Programmable Assembly of Elastin-like Polypeptides Within Droplet Microenvironments
Disordered proteins lack a defined secondary and higher order structure, possess a large number of biological functions, and are prevalent throughout nature. One important property of certain disordered proteins in biology is an ability to phase separate within the interior of a cell and form liquid non-membrane bound organelles. These compartments are thought to play crucial roles in various cellular processes such as ribonucleic acid maintenance and gene expression. While the physicochemical drivers and biophysical properties of intracellular organelles is becoming clear, their functions remain poorly understood due to the difficulty in probing them and the lack of engineered models of them.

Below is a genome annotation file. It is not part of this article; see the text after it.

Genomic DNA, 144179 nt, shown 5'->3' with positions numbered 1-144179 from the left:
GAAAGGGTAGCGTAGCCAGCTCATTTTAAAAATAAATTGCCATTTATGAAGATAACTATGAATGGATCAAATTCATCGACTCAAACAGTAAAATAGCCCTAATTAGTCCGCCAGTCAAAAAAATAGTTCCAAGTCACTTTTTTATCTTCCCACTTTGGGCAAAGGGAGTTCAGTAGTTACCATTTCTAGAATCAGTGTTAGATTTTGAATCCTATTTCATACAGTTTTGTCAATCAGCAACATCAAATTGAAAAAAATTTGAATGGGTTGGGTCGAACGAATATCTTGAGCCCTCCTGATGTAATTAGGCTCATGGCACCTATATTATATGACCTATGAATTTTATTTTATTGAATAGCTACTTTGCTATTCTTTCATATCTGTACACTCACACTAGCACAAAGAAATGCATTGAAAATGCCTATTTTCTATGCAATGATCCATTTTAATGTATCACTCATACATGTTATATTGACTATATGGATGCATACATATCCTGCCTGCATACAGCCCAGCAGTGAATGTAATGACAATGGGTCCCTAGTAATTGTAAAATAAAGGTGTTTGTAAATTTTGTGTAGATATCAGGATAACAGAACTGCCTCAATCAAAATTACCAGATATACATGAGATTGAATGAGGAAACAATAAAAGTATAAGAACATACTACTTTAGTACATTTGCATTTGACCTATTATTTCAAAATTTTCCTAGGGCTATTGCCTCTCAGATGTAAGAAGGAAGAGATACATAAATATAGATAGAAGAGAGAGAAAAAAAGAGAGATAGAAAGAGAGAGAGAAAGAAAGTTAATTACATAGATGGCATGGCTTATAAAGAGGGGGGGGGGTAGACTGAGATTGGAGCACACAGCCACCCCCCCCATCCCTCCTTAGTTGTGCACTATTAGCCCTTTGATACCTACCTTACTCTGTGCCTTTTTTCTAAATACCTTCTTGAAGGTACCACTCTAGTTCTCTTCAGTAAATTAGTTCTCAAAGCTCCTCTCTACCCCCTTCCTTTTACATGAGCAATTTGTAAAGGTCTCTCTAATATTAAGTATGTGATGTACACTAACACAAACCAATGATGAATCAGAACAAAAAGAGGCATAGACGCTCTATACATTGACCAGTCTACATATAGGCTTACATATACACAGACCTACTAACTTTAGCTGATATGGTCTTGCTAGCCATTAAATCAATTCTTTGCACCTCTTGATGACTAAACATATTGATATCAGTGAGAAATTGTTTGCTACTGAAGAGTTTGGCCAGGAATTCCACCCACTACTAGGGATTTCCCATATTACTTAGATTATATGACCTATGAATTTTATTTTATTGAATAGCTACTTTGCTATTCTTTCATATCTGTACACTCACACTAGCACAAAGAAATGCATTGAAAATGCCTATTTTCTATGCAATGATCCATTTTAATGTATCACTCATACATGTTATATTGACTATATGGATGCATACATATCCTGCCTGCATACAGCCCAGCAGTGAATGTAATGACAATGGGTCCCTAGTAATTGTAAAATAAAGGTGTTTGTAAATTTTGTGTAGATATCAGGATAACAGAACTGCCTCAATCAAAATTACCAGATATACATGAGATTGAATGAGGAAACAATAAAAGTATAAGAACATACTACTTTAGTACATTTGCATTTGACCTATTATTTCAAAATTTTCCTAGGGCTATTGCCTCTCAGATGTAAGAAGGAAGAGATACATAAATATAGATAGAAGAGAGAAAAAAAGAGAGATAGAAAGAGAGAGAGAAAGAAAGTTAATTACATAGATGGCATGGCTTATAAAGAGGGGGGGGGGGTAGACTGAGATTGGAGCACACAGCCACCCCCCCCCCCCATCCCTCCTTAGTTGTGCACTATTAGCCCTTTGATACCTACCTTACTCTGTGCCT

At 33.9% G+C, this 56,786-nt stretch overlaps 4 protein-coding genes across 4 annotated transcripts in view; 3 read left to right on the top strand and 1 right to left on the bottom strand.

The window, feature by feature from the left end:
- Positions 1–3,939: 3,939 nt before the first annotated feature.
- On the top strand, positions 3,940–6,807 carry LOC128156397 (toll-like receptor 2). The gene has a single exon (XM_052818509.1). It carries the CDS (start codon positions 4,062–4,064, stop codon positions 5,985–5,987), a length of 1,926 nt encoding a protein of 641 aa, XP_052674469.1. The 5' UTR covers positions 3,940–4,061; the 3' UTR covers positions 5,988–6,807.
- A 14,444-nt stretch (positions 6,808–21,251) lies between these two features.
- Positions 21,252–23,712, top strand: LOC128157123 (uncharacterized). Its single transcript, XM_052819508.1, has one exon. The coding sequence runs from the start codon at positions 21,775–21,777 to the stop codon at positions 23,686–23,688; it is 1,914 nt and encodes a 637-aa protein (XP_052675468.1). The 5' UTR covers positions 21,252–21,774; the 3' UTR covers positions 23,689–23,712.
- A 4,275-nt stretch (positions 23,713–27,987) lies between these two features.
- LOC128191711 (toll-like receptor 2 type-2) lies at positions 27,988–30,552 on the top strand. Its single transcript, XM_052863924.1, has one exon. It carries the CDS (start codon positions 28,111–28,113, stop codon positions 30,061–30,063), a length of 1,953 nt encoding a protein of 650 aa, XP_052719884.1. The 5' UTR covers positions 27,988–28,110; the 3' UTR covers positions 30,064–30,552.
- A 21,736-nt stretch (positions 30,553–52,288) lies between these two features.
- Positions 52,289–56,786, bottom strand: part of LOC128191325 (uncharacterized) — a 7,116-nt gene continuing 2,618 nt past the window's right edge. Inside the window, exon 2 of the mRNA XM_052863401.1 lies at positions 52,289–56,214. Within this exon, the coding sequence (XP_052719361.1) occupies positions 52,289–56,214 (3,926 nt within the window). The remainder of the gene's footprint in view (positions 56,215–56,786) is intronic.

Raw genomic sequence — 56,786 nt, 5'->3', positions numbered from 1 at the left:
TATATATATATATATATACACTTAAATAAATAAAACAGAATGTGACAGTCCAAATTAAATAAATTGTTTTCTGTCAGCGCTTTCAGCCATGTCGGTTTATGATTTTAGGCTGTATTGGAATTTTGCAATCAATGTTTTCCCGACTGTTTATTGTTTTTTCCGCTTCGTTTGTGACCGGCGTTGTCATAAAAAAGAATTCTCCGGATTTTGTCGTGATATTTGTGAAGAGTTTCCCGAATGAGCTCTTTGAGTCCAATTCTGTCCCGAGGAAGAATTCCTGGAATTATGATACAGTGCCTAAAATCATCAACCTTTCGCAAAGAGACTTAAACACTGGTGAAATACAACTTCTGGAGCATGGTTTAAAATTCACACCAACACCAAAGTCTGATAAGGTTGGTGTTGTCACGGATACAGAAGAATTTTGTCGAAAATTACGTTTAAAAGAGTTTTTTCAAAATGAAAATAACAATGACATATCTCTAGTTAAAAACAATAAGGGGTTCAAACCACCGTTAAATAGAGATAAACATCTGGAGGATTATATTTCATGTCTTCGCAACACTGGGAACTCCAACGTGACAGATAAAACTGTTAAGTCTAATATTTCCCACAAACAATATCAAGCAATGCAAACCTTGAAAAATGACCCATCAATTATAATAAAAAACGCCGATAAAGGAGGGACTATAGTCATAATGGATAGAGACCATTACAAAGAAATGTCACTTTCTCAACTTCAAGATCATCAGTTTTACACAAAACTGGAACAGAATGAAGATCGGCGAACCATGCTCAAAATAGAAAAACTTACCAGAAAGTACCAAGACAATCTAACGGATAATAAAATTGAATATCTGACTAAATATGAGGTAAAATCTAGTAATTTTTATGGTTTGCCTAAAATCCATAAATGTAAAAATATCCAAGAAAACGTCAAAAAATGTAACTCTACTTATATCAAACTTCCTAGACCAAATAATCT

This work addresses the need for engineered systems of membraneless organelles and consists of programming the assembly of elastin-like polypeptides, an archetypal class of disordered proteins, into model organelles within droplet microenvironments. We synthesized a library of recombinant elastin-like polypeptides, and studied their phase separation and assembly into various organelles, from layered to mixed to size-controlled, within water microdroplets using lightfield, darkfield, confocal, and fluorescence microscopy. We coupled this with bulk characterization techniques, in the form of spectrophotometry and light scattering, to develop a theoretical framework for understanding and predicting disordered protein phase separation into these biologically relevant structures. Furthermore, we adapted our findings to engineer new thermoresponsive colloidal gels with size tunable across four orders of magnitude (nano-to-meso-to-microscale) that are comprised of elastin-like polypeptides containing unnatural amino acid photocrosslinkers. Lastly, we developed model functional ribonucleoprotein organelles composed of RNA-binding elastin-like polypeptides designed de novo, and show that these organelles temporally regulate gene expression within droplet-based protocells. Taken together, this body of work offers new insights into (1) our understanding of the genetic to molecular to macroscale relationships encoding naturally occurring intrinsically disordered protein assemblies, (2) the design rules of these assemblies in cell biology, and it enables (3) the facile engineering of unprecedented polypeptide biomaterials in the form of (i) thermoresponsive photocrosslinked colloidal gels with potential utility in drug delivery and (ii) functional, artificial ribonucleoprotein granules that lay the foundation for developing more complex, realistic artificial cells.
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